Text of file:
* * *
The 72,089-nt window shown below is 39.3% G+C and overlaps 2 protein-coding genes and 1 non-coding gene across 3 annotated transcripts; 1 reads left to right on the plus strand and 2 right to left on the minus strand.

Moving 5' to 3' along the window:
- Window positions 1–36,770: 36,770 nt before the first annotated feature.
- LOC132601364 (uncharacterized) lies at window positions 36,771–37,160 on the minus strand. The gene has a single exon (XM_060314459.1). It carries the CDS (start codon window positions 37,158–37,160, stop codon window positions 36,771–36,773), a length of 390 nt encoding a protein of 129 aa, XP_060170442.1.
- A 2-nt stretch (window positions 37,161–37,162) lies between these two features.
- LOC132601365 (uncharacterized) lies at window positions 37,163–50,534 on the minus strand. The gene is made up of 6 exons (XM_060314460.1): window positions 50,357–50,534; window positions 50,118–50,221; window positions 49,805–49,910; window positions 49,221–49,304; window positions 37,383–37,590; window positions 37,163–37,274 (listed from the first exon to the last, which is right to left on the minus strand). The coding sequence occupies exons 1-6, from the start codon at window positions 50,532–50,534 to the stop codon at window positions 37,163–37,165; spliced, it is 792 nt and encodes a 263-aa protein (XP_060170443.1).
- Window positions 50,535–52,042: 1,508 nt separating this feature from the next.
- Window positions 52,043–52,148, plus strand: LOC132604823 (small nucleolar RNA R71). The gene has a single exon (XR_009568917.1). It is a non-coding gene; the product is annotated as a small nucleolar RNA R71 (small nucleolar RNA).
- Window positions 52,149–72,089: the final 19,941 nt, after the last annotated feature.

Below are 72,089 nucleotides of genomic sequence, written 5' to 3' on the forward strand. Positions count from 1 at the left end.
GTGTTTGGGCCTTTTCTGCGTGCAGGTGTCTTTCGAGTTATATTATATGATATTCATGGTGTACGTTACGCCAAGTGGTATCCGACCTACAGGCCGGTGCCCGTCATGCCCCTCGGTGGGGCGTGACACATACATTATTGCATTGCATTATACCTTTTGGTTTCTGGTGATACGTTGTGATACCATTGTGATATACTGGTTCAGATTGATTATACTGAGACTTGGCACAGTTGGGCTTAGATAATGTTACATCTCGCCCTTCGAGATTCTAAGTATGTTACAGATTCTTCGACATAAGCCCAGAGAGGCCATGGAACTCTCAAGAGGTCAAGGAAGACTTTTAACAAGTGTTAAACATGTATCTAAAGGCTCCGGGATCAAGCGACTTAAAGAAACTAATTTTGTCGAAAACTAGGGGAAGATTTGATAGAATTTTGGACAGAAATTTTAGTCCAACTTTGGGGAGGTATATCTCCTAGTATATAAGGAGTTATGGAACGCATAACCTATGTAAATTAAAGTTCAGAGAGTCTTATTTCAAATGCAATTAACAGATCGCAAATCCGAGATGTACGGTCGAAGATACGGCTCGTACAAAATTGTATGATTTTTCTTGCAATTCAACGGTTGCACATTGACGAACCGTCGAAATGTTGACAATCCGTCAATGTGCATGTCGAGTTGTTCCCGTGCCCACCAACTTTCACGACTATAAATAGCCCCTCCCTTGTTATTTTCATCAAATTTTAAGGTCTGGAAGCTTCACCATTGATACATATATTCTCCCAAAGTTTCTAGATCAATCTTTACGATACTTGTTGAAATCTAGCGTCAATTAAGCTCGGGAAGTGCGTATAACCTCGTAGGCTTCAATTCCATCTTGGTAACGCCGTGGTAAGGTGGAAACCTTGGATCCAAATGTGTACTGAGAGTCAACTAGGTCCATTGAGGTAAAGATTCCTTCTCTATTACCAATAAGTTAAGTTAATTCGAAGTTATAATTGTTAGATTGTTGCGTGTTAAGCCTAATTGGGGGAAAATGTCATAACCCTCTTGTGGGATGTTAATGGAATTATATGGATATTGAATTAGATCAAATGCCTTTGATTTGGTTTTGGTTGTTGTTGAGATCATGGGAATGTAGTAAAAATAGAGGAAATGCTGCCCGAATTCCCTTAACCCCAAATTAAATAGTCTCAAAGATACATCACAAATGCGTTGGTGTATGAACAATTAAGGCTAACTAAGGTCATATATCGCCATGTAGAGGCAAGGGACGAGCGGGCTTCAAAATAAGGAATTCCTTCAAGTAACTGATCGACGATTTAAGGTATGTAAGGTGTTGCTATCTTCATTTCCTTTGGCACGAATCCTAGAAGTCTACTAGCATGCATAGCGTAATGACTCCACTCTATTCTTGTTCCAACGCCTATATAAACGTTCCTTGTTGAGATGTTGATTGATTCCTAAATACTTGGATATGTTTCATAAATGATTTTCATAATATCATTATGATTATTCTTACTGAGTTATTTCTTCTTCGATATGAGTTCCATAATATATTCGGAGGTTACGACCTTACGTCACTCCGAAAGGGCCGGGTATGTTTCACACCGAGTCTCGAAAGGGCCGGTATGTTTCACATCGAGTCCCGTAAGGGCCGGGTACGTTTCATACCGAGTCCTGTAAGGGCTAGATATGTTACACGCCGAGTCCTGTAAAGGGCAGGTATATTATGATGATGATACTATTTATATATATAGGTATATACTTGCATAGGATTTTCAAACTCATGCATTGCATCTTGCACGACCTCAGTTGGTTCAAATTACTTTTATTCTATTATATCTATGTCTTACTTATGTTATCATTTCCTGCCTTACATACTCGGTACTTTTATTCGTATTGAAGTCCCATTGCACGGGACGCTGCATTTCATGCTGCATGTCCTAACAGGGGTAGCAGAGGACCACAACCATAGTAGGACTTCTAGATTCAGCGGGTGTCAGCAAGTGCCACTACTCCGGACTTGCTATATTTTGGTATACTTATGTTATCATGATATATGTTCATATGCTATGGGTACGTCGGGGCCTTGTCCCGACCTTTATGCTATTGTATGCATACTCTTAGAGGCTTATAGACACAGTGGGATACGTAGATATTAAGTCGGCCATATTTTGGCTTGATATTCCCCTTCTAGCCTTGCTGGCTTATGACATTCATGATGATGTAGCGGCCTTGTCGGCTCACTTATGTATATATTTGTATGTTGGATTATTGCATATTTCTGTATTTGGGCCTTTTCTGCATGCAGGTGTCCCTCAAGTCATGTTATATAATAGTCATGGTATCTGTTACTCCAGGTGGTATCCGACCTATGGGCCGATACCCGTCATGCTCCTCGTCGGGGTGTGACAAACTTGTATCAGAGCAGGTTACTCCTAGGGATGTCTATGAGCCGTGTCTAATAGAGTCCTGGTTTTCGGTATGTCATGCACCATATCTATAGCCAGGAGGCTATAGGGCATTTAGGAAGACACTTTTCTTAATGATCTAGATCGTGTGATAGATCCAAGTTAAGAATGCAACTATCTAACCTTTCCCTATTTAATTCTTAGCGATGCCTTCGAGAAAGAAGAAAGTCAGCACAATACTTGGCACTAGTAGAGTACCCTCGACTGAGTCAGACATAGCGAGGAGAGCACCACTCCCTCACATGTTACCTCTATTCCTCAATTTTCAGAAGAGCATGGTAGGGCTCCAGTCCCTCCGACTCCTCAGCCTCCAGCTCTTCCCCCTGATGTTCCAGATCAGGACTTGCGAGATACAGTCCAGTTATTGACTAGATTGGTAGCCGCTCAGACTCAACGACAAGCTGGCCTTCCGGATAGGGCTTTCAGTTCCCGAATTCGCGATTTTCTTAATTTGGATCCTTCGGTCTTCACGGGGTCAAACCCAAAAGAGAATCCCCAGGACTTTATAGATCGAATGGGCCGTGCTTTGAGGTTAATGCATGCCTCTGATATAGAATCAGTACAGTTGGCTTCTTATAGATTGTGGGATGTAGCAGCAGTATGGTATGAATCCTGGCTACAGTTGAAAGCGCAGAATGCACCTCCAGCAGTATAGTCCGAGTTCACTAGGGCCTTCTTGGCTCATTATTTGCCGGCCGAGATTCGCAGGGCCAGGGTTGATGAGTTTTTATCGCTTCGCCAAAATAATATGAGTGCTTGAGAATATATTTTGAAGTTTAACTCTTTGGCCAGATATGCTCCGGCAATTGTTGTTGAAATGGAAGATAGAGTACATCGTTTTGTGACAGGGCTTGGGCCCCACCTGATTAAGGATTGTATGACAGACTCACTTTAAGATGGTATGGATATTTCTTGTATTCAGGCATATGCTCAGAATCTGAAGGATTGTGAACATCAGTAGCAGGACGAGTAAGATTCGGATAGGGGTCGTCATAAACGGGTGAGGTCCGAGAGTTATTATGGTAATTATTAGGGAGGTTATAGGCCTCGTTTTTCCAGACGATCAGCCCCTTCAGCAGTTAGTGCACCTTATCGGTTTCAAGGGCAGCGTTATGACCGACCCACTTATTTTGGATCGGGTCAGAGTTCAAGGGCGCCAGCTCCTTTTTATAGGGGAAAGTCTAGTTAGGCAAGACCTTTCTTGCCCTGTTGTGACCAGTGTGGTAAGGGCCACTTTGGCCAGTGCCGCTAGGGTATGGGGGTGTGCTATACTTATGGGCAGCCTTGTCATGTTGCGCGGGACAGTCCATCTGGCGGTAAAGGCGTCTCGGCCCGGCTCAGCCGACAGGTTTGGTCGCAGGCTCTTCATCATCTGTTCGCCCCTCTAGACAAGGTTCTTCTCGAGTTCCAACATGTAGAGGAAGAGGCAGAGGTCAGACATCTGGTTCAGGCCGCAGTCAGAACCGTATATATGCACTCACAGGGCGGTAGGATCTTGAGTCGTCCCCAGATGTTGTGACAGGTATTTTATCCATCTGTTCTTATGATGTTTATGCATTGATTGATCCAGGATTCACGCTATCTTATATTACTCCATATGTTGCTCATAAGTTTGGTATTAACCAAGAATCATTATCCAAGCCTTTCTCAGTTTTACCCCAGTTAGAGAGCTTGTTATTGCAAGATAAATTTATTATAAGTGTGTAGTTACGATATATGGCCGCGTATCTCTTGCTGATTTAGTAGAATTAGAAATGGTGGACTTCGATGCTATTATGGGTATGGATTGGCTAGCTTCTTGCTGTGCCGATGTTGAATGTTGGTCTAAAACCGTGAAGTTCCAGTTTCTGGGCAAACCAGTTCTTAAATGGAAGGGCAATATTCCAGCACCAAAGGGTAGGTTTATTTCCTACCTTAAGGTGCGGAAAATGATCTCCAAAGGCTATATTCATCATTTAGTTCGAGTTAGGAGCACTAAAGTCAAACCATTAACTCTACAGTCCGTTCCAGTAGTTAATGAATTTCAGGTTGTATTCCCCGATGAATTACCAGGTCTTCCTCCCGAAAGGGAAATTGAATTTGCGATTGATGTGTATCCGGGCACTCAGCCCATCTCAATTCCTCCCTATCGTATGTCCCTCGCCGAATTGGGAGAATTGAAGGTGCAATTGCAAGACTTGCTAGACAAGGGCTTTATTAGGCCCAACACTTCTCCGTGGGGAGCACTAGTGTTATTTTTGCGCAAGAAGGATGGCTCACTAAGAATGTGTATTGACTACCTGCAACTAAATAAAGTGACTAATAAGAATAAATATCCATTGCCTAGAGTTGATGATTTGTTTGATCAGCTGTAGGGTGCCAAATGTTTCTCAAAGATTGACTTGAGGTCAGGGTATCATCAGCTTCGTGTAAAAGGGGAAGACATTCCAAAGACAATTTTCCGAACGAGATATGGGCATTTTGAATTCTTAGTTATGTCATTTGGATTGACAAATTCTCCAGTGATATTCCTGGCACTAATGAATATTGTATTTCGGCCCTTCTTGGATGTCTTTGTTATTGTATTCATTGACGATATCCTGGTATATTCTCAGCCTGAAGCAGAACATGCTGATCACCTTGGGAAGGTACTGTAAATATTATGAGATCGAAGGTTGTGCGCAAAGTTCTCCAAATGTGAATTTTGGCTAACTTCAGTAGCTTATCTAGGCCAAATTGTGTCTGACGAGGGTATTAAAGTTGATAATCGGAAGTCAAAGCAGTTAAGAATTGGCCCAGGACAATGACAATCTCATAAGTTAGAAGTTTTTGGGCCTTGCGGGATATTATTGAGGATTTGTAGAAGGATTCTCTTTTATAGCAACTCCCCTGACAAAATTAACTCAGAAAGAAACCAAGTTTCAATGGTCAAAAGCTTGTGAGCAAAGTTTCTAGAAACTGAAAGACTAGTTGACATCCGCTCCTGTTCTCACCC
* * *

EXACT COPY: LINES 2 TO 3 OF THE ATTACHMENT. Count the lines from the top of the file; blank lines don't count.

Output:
Moving 5' to 3' along the window:
- Window positions 1–36,770: 36,770 nt before the first annotated feature.